So when the economic crisis set in and Obama rose in the polls (largely due to McCain’s demonstrated incompetence about — and admitted ignorance of — all things economic), what should reporters have done, according to this equal-grading rule?
After reporting Obama’s eight-point average lead in the polls and the fact that voters trusted him on the economy, were they obliged to say something positive about McCain? Should they have said that the majority of voters also trust McCain to do a better job on the economy? Should they have found and reported some positive numbers for McCain, too, just to be sporting?Â Should they have reported that a hundred percent of the McCain household trusts John McCain to end the banking crisis?
If the media gave equal grades to everyone, they’d utterly fail in their job to report what’s happening. Imagine if they actually operated like Kurtz et al. want them to.
After the Bay of Pigs debacle, they’d have had to find a line of commentators and analysts to say with a straight face that Kennedy made the right call, despite the invasion’s failure.
And in their coverage of global warming, they’d have to give equal time to the miniscule percentage of scientists who deny that it’s happening or say humans have nothing to do with it.
Oh wait, they do give equal time to the global warming deniers. Media — especially TV news outlets — consistently cave to those who demand equal time for Exxon-supported scientists who conclude whatever Exxon wants them to. The result has been eight years of official government inaction and negligence over one of the biggest threats of our time.
And when it came to the Iraq war, and voters were divided, when “equal time” to war boosters and war critics would actually have been appropriate, the war skeptics got the short end of the stick, getting airtime far shorter than their numbers deserved. And now the media pretend these war opponents never existed in the first place, repeating the mantra of the war backers: “we all got it wrong.”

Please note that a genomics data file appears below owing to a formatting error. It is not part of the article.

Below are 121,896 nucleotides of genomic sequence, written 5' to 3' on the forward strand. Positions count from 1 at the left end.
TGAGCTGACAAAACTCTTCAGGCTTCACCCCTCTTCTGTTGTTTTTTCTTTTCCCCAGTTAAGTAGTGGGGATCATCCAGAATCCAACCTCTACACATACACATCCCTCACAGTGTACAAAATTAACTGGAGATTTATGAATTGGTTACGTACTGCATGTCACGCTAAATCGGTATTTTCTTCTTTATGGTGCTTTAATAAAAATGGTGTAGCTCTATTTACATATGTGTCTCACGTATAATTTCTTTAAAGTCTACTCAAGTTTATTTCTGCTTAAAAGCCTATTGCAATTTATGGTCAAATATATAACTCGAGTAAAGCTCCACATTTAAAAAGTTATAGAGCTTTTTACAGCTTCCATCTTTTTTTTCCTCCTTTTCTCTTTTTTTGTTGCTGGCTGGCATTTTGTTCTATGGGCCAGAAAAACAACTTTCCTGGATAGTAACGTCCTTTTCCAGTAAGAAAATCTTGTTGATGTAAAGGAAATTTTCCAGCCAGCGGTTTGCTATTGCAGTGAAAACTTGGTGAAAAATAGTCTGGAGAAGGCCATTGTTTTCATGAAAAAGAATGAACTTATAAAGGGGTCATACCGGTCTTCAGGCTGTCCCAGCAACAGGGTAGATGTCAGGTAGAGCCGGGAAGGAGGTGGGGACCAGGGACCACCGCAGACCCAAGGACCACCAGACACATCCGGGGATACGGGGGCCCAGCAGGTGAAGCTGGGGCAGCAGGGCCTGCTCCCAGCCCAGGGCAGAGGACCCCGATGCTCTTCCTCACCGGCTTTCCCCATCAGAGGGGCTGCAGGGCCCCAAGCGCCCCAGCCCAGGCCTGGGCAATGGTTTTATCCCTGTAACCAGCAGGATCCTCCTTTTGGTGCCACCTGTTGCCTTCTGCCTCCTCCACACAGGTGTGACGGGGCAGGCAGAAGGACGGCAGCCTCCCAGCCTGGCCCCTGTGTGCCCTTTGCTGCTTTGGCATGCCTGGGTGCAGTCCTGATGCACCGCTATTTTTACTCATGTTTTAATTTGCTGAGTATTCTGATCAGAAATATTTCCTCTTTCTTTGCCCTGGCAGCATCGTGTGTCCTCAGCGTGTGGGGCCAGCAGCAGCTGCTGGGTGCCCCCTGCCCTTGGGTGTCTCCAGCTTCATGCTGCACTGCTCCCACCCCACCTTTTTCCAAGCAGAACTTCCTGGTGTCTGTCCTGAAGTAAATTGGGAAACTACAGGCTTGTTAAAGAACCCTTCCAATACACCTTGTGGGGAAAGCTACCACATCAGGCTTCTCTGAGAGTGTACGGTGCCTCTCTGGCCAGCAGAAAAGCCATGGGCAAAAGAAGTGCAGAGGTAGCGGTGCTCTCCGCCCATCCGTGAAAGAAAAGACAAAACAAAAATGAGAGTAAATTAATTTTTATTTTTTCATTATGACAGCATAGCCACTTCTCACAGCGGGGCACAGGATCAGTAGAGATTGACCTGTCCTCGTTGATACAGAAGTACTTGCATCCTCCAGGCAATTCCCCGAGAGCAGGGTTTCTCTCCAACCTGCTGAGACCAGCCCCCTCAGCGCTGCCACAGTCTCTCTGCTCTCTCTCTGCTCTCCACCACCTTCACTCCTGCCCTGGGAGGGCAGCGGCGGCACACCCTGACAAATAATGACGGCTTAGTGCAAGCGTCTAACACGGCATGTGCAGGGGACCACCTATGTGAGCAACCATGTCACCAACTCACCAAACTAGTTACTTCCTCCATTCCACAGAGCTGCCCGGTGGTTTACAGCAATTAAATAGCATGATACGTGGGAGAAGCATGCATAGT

If there’s a bias in the media, it’s not towards blacks or Democrats (just ask Al Sharpton or Jeremiah Wright). It’s towards the interests of those who pay the bills — the advertisers and the corporate values they reflect, and the readers and viewers, who are more likely to stay tuned if sex or scandal is involved, whichever party is to blame.
Yeah, the media should be more objective, but they won’t get there by pretending everything’s equally good or equally bad.Let’s not be too gullible about these feigned concerns over fairness. Imagine for a second that the tables were turned.
If McCain had lived up to his reputation for being politically independent and had won the voters’ confidence in his fitness to be President, and it was Obama who couldn’t speak knowledgeably about the economy and who whipped up the extreme elements of his party, commentators like Howard Kurtz wouldn’t be crying foul. They’d be saying in all earnest that McCain won because of his experience and his ability to appeal to moderates and independents. And they’d write off anyone who blamed Obama’s defeat on media bias as sore losers.
It’s not about a new-found concern over media objectivity. It’s about finding someone to blame for McCain’s loss, someone outside the party that held the White House, governed badly, and then lost it.
Dear Wounded in Washington,
It’s never too soon to start re-writing history.